September 21, 1993
Economics of Crime
As president, Yeltsin is leading Russia on a course of shock therapy to a free market economy, although the Russian economy has never been a full participant in the world. As a result, unemployment is rising in the country, production is falling, crime is booming, and millions of people are living below the poverty line. At the same time, the limited circle of the political elite is incredibly rich, a strong foundation is being laid for the stratum of the Russian oligarchs, and economic crime is flourishing.
In 1993, Russian opposition makes common cause against Boris Yeltsin’s policies. So he decides to respond with a military crackdown on the “inconvenient” people. In 1993, Boris Yeltsin sends tanks against opposition parliamentarians. The biggest crisis under Yeltsin’s presidency starts. He may even lose his position. At this time, about 150 people are killed in shootings around parliament buildings and central television. This is becoming the worst civil conflict in Russia since the Russian Revolution in 1917.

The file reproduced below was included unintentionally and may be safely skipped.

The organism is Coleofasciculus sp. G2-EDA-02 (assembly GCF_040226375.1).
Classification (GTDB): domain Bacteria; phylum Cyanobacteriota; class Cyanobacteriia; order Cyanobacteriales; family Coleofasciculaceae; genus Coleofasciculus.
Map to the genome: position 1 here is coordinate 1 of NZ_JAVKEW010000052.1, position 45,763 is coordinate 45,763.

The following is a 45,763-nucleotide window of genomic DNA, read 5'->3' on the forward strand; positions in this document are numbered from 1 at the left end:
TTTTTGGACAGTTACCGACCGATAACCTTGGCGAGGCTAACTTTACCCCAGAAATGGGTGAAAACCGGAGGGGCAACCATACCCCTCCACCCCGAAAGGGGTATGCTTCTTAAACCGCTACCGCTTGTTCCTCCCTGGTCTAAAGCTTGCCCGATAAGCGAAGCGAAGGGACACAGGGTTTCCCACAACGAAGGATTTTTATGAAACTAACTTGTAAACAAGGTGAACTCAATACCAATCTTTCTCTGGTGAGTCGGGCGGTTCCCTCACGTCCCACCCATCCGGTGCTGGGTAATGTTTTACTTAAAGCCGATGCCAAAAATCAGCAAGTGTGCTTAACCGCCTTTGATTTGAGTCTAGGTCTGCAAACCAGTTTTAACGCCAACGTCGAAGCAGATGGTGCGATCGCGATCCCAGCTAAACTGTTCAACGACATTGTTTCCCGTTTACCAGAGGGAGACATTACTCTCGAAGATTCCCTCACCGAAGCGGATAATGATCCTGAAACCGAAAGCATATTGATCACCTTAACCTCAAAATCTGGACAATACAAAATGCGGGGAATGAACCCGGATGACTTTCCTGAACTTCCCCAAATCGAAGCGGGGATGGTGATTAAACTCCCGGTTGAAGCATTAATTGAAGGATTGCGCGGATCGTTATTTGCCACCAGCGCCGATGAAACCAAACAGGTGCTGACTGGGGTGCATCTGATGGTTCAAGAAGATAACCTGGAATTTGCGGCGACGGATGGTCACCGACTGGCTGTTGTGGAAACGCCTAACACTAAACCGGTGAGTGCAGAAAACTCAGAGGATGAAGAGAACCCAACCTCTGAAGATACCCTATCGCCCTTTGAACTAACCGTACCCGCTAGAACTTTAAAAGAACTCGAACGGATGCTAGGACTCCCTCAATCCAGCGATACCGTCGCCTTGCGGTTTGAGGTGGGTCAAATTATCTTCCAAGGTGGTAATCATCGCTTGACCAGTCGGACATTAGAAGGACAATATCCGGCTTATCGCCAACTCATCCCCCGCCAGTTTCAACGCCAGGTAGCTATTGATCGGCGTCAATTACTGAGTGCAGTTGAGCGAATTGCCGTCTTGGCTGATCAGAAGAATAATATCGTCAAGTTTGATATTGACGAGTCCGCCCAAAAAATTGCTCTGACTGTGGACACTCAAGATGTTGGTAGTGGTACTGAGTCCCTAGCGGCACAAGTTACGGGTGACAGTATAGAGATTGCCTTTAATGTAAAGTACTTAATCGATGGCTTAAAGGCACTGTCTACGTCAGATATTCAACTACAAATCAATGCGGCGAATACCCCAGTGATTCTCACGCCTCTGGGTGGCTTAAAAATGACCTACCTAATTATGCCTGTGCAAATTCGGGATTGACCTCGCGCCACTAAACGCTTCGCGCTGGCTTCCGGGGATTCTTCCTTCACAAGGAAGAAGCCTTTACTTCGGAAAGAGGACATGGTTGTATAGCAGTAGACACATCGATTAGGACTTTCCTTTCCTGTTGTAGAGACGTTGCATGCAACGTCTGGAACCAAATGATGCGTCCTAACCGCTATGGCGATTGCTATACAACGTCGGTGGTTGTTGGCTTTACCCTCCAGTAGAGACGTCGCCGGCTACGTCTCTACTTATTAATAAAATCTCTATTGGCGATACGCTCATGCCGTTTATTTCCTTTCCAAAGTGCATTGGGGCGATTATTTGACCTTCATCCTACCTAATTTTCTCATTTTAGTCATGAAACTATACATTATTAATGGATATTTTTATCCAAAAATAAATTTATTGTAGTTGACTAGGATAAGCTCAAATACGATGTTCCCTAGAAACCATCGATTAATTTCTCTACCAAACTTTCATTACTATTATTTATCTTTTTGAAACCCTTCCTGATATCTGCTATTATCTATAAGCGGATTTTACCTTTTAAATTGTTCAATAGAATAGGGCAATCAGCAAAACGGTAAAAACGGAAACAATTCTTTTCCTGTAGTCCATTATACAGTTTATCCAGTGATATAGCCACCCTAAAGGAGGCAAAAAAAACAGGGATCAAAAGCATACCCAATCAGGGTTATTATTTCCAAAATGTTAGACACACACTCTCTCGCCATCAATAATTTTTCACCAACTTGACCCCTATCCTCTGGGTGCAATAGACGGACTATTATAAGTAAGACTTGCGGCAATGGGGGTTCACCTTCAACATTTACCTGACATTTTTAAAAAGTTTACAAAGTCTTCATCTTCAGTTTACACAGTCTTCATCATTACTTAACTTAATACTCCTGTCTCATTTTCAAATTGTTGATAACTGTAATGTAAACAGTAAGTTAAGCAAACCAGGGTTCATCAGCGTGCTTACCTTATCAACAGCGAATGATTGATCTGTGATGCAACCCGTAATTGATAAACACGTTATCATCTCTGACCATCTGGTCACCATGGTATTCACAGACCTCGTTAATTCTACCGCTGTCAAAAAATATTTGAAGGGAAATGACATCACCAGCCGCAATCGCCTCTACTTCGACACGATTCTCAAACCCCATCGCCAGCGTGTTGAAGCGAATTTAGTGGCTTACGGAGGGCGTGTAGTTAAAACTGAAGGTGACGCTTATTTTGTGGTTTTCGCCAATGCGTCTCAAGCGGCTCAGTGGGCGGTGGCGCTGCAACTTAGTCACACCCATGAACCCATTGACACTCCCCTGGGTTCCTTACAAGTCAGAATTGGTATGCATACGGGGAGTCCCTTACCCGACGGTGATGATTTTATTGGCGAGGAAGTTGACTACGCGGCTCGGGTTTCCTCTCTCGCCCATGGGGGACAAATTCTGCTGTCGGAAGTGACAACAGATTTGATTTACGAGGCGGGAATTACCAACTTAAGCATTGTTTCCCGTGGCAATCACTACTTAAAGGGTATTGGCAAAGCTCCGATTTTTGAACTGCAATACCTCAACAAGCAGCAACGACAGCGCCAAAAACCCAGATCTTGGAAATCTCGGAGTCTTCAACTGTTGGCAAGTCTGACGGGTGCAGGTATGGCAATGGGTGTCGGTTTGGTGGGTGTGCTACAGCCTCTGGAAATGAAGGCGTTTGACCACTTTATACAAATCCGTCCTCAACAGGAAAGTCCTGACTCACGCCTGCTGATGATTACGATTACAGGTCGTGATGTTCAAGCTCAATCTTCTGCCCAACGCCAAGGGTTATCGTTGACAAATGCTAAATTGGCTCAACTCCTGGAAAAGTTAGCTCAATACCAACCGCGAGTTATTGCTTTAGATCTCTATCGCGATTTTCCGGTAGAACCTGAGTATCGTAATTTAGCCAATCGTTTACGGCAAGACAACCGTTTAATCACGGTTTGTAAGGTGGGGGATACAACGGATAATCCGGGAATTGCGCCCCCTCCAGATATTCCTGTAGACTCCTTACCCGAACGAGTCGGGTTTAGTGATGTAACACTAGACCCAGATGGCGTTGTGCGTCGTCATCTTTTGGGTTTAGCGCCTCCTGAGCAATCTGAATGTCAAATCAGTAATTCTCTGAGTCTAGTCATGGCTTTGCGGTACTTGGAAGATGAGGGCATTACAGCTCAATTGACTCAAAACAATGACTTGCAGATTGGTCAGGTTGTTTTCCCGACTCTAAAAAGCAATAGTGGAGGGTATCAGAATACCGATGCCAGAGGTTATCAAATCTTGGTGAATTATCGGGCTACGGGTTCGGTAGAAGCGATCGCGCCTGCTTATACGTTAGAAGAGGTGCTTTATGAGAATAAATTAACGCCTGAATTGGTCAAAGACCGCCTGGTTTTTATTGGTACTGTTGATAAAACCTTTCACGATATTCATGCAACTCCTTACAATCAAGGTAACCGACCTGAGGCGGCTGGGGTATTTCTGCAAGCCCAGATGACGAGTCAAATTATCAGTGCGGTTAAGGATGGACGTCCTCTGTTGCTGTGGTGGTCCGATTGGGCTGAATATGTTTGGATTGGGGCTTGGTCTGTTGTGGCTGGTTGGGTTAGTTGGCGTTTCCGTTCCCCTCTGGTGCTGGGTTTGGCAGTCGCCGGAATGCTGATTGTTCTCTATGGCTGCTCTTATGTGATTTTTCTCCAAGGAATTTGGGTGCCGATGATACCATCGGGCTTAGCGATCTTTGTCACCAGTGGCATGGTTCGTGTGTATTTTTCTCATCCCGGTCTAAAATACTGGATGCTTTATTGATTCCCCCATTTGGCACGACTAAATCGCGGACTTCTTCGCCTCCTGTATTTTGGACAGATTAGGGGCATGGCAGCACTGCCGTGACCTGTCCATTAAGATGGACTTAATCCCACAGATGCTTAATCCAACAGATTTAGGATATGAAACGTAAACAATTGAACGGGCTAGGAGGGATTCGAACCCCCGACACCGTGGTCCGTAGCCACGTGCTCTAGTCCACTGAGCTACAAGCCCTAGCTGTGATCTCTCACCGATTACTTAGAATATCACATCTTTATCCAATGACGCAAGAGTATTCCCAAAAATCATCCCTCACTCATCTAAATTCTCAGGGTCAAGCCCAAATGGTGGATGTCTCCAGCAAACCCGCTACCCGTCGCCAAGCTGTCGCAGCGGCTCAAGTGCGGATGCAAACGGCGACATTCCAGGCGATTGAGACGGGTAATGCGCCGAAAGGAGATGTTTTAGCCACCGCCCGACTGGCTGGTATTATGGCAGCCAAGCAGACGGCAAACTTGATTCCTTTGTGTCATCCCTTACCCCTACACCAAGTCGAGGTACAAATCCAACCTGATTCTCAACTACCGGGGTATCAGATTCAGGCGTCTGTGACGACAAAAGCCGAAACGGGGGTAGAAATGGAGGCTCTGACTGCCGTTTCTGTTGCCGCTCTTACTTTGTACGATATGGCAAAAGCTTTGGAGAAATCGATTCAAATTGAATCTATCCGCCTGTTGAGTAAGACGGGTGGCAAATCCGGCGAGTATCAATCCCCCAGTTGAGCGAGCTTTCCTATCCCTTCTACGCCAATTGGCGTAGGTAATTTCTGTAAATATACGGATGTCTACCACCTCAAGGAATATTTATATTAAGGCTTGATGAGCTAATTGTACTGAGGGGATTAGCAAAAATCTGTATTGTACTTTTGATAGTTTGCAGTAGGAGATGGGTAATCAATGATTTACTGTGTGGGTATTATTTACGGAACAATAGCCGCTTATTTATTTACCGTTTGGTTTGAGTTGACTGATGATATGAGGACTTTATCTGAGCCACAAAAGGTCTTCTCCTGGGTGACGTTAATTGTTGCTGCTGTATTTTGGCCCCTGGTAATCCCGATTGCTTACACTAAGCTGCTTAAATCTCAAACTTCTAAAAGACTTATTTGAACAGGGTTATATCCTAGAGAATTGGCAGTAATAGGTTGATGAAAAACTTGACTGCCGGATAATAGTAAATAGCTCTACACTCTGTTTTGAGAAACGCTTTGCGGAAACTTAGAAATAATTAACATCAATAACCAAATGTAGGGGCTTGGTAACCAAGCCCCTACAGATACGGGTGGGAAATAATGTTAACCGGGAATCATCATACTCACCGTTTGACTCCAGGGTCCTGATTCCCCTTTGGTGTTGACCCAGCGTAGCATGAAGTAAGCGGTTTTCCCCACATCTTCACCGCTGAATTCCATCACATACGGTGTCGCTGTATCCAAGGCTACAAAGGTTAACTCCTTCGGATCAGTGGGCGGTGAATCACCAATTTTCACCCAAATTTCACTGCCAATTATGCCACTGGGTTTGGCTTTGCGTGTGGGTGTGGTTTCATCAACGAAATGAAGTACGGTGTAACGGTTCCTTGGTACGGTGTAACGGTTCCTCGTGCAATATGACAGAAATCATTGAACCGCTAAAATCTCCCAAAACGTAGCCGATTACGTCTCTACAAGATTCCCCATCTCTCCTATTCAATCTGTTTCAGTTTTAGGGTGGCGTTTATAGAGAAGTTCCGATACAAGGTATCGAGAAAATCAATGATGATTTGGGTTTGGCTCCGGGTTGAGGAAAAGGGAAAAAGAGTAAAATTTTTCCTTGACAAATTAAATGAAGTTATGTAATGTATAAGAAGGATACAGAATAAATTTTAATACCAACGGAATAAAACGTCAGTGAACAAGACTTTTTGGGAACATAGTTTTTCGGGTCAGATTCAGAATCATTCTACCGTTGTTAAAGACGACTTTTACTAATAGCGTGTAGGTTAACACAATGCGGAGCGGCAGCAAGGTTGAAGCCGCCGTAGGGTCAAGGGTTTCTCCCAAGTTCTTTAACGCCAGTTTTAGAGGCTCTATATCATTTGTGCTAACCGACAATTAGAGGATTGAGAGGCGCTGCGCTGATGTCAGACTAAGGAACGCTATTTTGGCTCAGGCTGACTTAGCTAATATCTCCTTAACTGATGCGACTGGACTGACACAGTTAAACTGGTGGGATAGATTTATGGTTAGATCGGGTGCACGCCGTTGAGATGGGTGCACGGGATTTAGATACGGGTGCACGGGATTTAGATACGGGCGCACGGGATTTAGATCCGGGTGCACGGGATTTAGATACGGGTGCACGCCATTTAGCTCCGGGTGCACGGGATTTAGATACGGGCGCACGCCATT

Later, Yeltsin pushes for constitutional reform that strengthens presidential power through parliament. However, his actions draw criticism of the autocracy.